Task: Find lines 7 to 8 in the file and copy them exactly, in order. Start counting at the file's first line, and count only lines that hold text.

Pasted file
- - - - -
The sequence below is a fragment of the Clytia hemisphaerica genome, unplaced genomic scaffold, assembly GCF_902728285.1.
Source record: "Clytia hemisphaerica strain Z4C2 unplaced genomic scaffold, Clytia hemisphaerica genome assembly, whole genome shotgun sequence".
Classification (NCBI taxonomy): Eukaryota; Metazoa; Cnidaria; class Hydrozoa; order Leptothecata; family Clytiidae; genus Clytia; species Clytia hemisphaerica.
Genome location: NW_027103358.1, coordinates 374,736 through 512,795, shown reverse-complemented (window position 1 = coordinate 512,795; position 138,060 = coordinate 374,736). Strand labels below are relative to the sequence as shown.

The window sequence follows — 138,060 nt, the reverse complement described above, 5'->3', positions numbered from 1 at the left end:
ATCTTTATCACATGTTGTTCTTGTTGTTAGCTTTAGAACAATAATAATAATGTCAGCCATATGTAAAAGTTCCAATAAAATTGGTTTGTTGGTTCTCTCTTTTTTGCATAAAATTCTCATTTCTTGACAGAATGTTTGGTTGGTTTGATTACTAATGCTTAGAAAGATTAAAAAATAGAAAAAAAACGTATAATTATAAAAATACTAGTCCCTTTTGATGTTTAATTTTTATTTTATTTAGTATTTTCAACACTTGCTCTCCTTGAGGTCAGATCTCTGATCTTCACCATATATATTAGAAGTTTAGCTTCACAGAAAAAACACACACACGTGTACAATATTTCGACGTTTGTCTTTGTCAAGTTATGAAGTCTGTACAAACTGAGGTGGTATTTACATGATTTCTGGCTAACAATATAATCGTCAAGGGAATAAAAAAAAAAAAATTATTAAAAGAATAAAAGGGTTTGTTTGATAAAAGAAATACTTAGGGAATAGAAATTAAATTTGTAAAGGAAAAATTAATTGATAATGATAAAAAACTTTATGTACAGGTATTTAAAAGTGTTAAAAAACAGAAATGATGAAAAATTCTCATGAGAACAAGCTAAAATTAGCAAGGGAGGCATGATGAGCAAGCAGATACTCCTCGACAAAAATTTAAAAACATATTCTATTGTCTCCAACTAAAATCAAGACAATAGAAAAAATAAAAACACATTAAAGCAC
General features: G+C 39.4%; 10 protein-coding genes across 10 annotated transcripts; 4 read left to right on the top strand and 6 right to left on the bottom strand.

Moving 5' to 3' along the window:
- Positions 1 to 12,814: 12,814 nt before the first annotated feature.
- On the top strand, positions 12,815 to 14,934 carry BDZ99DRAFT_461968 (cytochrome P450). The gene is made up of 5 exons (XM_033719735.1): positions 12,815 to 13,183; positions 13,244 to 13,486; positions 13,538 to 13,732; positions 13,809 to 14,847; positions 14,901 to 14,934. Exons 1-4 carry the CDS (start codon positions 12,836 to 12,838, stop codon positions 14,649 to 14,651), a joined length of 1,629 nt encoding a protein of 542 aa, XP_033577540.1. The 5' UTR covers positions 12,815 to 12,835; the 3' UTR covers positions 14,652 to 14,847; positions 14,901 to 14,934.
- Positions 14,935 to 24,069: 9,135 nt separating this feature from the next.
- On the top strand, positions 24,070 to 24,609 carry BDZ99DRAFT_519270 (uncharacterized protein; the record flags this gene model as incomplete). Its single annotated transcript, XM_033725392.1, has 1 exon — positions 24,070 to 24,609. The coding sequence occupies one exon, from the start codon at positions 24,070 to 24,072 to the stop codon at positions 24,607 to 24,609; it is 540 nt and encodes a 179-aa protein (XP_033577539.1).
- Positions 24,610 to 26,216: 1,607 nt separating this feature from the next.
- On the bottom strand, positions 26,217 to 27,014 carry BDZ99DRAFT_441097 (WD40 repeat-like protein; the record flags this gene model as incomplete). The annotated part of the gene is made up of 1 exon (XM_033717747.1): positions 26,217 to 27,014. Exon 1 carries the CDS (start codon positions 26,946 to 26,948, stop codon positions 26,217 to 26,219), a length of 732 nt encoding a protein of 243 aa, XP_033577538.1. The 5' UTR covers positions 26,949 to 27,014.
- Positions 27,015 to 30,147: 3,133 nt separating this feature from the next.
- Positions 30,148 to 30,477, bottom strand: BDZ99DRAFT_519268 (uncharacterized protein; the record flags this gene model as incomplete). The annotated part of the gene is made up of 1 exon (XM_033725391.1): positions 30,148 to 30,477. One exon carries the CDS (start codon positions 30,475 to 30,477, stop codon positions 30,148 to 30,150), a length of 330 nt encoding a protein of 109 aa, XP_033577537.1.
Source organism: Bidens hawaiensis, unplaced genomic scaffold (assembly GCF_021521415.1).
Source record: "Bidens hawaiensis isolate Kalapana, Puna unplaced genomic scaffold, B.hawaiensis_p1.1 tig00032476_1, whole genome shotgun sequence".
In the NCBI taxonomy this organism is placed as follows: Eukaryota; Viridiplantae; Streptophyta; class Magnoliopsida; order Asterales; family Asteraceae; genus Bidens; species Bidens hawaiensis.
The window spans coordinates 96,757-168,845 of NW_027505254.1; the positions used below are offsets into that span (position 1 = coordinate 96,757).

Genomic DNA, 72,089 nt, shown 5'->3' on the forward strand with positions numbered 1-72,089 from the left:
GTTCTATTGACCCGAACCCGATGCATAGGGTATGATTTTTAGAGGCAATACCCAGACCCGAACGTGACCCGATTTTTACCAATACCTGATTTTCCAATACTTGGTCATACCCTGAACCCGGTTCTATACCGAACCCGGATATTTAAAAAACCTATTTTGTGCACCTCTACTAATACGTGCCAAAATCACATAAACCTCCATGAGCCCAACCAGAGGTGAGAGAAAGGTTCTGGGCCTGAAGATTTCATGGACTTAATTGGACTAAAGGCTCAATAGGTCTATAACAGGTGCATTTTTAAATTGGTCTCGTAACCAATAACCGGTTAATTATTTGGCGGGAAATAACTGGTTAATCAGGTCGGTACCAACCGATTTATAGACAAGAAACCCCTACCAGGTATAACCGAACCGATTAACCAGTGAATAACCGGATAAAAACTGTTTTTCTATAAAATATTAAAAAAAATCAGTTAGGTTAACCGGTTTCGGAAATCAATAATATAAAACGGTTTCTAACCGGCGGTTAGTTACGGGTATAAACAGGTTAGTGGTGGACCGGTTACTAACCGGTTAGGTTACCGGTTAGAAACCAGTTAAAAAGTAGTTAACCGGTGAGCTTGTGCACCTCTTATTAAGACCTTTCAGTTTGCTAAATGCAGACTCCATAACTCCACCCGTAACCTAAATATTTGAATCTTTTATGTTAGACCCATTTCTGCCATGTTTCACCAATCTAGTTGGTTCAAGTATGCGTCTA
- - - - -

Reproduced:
General features: G+C 39.4%; 10 protein-coding genes across 10 annotated transcripts; 4 read left to right on the top strand and 6 right to left on the bottom strand.

Moving 5' to 3' along the window: